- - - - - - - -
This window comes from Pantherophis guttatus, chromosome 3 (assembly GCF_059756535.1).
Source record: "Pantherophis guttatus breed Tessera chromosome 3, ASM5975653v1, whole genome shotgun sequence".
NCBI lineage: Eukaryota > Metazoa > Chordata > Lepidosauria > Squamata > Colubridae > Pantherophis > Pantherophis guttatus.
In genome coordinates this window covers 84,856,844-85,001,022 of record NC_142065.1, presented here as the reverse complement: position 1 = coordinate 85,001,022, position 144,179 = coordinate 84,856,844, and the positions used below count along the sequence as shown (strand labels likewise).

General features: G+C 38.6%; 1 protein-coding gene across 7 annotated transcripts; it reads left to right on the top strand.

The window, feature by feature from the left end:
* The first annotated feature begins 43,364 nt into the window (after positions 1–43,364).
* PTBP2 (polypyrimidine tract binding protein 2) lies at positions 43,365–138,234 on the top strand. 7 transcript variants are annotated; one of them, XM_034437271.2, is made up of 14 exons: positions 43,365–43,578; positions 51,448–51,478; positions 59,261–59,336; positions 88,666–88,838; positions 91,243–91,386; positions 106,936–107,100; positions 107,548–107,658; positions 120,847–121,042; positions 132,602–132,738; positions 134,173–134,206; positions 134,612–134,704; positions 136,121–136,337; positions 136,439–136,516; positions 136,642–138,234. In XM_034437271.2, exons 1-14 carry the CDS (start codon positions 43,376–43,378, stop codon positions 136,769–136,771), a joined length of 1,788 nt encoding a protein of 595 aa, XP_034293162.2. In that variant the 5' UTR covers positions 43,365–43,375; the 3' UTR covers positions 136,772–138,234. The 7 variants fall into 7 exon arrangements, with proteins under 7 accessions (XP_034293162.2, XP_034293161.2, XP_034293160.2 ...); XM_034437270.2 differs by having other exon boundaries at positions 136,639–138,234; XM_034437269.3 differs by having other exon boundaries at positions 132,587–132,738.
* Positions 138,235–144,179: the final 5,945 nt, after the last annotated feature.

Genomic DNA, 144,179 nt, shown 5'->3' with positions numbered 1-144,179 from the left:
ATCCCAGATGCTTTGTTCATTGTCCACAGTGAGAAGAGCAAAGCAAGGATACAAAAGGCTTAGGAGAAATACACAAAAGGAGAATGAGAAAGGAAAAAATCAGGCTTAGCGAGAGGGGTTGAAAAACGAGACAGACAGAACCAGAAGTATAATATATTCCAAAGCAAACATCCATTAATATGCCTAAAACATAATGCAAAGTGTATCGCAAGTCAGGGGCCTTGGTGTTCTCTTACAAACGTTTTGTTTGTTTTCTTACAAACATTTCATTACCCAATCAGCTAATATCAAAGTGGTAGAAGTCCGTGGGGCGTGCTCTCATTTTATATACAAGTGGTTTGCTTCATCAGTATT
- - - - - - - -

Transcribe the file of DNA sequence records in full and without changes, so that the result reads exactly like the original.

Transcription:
This window comes from Pantherophis guttatus, chromosome 3 (assembly GCF_059756535.1).
Source record: "Pantherophis guttatus breed Tessera chromosome 3, ASM5975653v1, whole genome shotgun sequence".
NCBI lineage: Eukaryota > Metazoa > Chordata > Lepidosauria > Squamata > Colubridae > Pantherophis > Pantherophis guttatus.
In genome coordinates this window covers 84,856,844-85,001,022 of record NC_142065.1, presented here as the reverse complement: position 1 = coordinate 85,001,022, position 144,179 = coordinate 84,856,844, and the positions used below count along the sequence as shown (strand labels likewise).

General features: G+C 38.6%; 1 protein-coding gene across 7 annotated transcripts; it reads left to right on the top strand.

The window, feature by feature from the left end:
* The first annotated feature begins 43,364 nt into the window (after positions 1–43,364).
* PTBP2 (polypyrimidine tract binding protein 2) lies at positions 43,365–138,234 on the top strand. 7 transcript variants are annotated; one of them, XM_034437271.2, is made up of 14 exons: positions 43,365–43,578; positions 51,448–51,478; positions 59,261–59,336; positions 88,666–88,838; positions 91,243–91,386; positions 106,936–107,100; positions 107,548–107,658; positions 120,847–121,042; positions 132,602–132,738; positions 134,173–134,206; positions 134,612–134,704; positions 136,121–136,337; positions 136,439–136,516; positions 136,642–138,234. In XM_034437271.2, exons 1-14 carry the CDS (start codon positions 43,376–43,378, stop codon positions 136,769–136,771), a joined length of 1,788 nt encoding a protein of 595 aa, XP_034293162.2. In that variant the 5' UTR covers positions 43,365–43,375; the 3' UTR covers positions 136,772–138,234. The 7 variants fall into 7 exon arrangements, with proteins under 7 accessions (XP_034293162.2, XP_034293161.2, XP_034293160.2 ...); XM_034437270.2 differs by having other exon boundaries at positions 136,639–138,234; XM_034437269.3 differs by having other exon boundaries at positions 132,587–132,738.
* Positions 138,235–144,179: the final 5,945 nt, after the last annotated feature.

Genomic DNA, 144,179 nt, shown 5'->3' with positions numbered 1-144,179 from the left:
ATCCCAGATGCTTTGTTCATTGTCCACAGTGAGAAGAGCAAAGCAAGGATACAAAAGGCTTAGGAGAAATACACAAAAGGAGAATGAGAAAGGAAAAAATCAGGCTTAGCGAGAGGGGTTGAAAAACGAGACAGACAGAACCAGAAGTATAATATATTCCAAAGCAAACATCCATTAATATGCCTAAAACATAATGCAAAGTGTATCGCAAGTCAGGGGCCTTGGTGTTCTCTTACAAACGTTTTGTTTGTTTTCTTACAAACATTTCATTACCCAATCAGCTAATATCAAAGTGGTAGAAGTCCGTGGGGCGTGCTCTCATTTTATATACAAGTGGTTTGCTTCATCAGTATT